Let’s talk about addiction

Popular media often refer to “soft” drugs (alcohol, dagga) and “hard” drugs (heroin, cocaine, etc.) This is very misleading, since all drugs are mind altering, mood swinging and behaviour changing substances with extremely negative consequences, sometimes permanent.


Drug Type: depressant

Method of use: orally

Effects: The amount taken will determine the effect. Quite a number of people will use it as a stimulant for example, to stimulate their appetite. However, in general, alcohol will slow down vital functions resulting in slurred speech, unsteady movement, disturbed perception, impaired motor skills, violent behaviour, foetal alcohol syndrome, respiratory depression and death (in high doses).

Facts: Once intoxicated, an individual often falls prey to being introduced to other drugs due to the lack of ability to remain in control of themselves or their environment. Teenagers should be aware of their surroundings and take control of their soft drinks in order to minimise the possibility of them being spiked. The possibility of engaging in unsafe sex whilst intoxicated can lead to HIV/Aids.

Withdrawal symptoms:

  • excessive sweating, tremors
    • fast heartbeat
    • redness in the face
    • lack of appetite and/or inability to eat
    • vomiting
    • insomnia
    • headaches
    • convulsions
    • seizures
    • DTs/hallucinations

Some signs of dependency:

  • Inability to control alcohol intake
    • Lose control once you start drinking/inability to stop
    • Sneak drinking; deny that you drink, the amount, the time of day or that it is harmful to you or your family
    • “Regmakers,” early morning drinking in order to steady the nerves
    • Change of brand that you drink
    • Change of circle of friends whilst drinking
    • Inability to become and remain employed
    • Family problems as a result of your alcohol consumption
    • Changing of tolerance levels.

Dagga (marijuana)

Drug Type: hallucinogen

Method of use: smoking

Street names: astro turf; dope; ganja, grass, boom, spliff, home grown, J, Mary Jane, pot, reefer, roach and weed. “Cannabis” describes several of the drugs that come from the Indian hemp plant, including marijuana and hashish.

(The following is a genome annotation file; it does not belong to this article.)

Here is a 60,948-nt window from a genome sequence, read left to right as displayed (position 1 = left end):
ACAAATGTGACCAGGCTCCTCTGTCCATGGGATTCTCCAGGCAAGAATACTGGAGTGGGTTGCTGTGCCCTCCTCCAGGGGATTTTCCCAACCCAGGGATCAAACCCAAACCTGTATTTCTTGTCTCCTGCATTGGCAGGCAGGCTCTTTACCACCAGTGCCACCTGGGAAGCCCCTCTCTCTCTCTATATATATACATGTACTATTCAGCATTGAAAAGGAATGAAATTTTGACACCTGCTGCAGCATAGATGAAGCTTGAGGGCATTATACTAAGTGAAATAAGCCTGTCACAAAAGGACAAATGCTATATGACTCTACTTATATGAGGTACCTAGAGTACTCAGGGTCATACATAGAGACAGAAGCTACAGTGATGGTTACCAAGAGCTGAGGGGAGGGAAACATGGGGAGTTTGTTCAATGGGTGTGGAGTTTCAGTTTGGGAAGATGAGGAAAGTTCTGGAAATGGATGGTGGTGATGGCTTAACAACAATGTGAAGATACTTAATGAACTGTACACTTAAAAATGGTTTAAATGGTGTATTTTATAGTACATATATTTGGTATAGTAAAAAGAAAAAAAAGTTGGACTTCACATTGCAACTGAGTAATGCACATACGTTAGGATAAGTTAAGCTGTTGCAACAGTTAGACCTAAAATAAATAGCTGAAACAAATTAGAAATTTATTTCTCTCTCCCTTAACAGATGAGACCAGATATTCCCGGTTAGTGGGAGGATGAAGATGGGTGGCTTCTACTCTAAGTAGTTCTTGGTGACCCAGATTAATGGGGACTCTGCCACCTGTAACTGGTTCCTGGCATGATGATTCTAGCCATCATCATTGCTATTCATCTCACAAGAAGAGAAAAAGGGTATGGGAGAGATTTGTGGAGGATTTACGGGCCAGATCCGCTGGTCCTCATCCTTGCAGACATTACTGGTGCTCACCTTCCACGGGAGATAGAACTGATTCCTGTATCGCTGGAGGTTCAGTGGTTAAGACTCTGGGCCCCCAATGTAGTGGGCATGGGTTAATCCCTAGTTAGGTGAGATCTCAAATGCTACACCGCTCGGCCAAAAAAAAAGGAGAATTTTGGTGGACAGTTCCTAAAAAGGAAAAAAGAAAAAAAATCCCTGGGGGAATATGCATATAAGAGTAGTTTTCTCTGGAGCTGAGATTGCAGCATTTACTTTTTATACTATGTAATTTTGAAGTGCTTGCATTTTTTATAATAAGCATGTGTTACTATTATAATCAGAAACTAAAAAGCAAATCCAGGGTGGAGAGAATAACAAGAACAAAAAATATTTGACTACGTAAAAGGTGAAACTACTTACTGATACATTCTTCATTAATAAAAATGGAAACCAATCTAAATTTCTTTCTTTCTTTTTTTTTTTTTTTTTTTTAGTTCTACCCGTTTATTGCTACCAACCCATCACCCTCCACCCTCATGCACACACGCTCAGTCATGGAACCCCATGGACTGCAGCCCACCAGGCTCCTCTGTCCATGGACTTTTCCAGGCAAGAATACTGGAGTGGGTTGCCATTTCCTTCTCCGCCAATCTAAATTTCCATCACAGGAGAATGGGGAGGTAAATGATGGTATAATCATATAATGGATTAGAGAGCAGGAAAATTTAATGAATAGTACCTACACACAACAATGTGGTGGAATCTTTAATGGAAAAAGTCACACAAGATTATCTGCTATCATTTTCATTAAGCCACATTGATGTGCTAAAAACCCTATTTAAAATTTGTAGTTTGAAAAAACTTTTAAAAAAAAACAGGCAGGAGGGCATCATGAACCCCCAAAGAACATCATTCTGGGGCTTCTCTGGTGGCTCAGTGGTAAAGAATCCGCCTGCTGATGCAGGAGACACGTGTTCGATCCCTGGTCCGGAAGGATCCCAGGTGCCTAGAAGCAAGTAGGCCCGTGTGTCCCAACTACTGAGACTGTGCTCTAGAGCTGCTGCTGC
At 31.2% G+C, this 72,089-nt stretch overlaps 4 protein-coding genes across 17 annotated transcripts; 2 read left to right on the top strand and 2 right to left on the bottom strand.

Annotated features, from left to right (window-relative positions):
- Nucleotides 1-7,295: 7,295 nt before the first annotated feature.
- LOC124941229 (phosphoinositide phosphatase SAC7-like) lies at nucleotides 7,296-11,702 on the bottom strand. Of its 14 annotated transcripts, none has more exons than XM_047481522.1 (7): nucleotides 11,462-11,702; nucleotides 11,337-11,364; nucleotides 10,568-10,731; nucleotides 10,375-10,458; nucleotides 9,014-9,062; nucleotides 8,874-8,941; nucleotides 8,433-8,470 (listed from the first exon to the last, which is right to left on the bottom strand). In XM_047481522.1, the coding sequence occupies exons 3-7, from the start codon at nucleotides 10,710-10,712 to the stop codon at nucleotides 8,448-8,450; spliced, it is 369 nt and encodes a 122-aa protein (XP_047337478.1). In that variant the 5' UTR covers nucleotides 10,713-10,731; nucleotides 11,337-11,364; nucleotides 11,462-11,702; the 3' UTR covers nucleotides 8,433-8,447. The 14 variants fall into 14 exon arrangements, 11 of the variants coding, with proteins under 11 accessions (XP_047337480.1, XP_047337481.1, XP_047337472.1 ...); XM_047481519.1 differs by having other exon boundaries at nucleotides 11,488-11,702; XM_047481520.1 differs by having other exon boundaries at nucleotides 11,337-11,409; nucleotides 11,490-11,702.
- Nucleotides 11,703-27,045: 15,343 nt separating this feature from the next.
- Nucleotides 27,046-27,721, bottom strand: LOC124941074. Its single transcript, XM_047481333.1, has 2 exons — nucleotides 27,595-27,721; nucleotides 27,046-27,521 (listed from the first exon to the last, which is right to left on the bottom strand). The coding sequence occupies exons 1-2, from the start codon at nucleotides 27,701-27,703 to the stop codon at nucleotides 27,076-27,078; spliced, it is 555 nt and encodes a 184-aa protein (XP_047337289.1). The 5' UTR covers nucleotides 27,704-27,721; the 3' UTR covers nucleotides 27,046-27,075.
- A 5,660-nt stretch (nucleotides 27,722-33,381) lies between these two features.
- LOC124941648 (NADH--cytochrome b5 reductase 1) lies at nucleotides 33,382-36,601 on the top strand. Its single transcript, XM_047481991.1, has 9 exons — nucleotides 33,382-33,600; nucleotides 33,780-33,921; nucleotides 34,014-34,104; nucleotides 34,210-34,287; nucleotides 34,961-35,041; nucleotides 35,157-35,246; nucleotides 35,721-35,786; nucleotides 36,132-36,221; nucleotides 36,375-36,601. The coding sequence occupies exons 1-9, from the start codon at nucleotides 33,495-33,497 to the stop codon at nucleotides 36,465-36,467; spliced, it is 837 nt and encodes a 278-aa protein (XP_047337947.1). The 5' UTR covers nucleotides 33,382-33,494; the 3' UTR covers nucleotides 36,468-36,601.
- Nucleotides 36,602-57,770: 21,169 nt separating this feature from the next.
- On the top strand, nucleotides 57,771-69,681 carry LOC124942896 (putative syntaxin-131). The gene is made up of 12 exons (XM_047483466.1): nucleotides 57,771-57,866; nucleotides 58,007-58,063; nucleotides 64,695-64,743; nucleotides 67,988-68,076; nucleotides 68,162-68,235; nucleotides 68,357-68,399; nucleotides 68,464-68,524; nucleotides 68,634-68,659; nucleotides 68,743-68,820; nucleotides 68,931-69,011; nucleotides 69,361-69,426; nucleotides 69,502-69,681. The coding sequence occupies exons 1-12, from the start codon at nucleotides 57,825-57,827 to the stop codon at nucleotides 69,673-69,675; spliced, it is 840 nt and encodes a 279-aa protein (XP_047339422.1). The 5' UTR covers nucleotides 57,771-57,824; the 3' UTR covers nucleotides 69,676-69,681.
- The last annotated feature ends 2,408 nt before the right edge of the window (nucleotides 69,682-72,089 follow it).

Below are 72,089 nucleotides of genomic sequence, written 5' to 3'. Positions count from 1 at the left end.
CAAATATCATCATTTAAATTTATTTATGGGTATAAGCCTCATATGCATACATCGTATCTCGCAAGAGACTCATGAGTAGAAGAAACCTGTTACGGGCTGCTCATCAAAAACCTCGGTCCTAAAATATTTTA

Effects: A hallucinogen can distort how the mind perceives the world you live in. The chemical in cannabis that creates this distortion is known as “THC”.

Facts: Users will always defend dagga as a soft drug with no radical consequences; however, one joint contains approximately five times the amount of cancer producing chemicals.

According to the Foundation for a Drug-Free World, animals given marijuana by researchers suffered structural damage to the brain. A number of studies have also showed a significant connection between continued dagga use and psychosis. Dagga is a so-called “gateway” drug, which means that the possibility of progress to other illegal drugs is great.

In South Africa dagga is often mixed with Mandrax, originally a sleeping tablet, as a way of increasing its effects.

Some signs and symptoms of use:

  • bloodshot eyes
    • dry mouth
    • impaired or reduced comprehension
    • altered sense of time
    • reduced ability to perform tasks requiring concentration and coordination – such as driving a car
    • paranoia
    • intense anxiety attacks
    • altered cognition
    • impairments of learning, memory, perception and judgement,
    • difficulty speaking, listening effectively, thinking, retaining knowledge, problem solving
    • An increased appetite in the beginning (munchies)

Withdrawal symptoms:

  • Insomnia
    • Hyperactivity and a decreased appetite are occasionally reported.

Opiates (heroin, amphetomines, methamphetomines)

Drug Type: heroin, morphine, codene

Method of use: injecting, sniffing, smoking and injesting. Obviously addicts injecting are facing the additional risk of contracting HIV/Aids through dirty and shared needles.

Street names: Big H; H; junk; skag; horse; smack; spike; sugars; hell dust, mud, brown, black tar, dope etc.


  • Addiction
    • slurred speech
    • slow gait
    • constricted pupils
    • droopy eyelids
    • impaired night vision
    • nodding off
    • respiratory depression or failure
    • dry itching skin and skin infections
    • Increased risk of exposure to HIV, hepatitis and other infectious diseases if injected.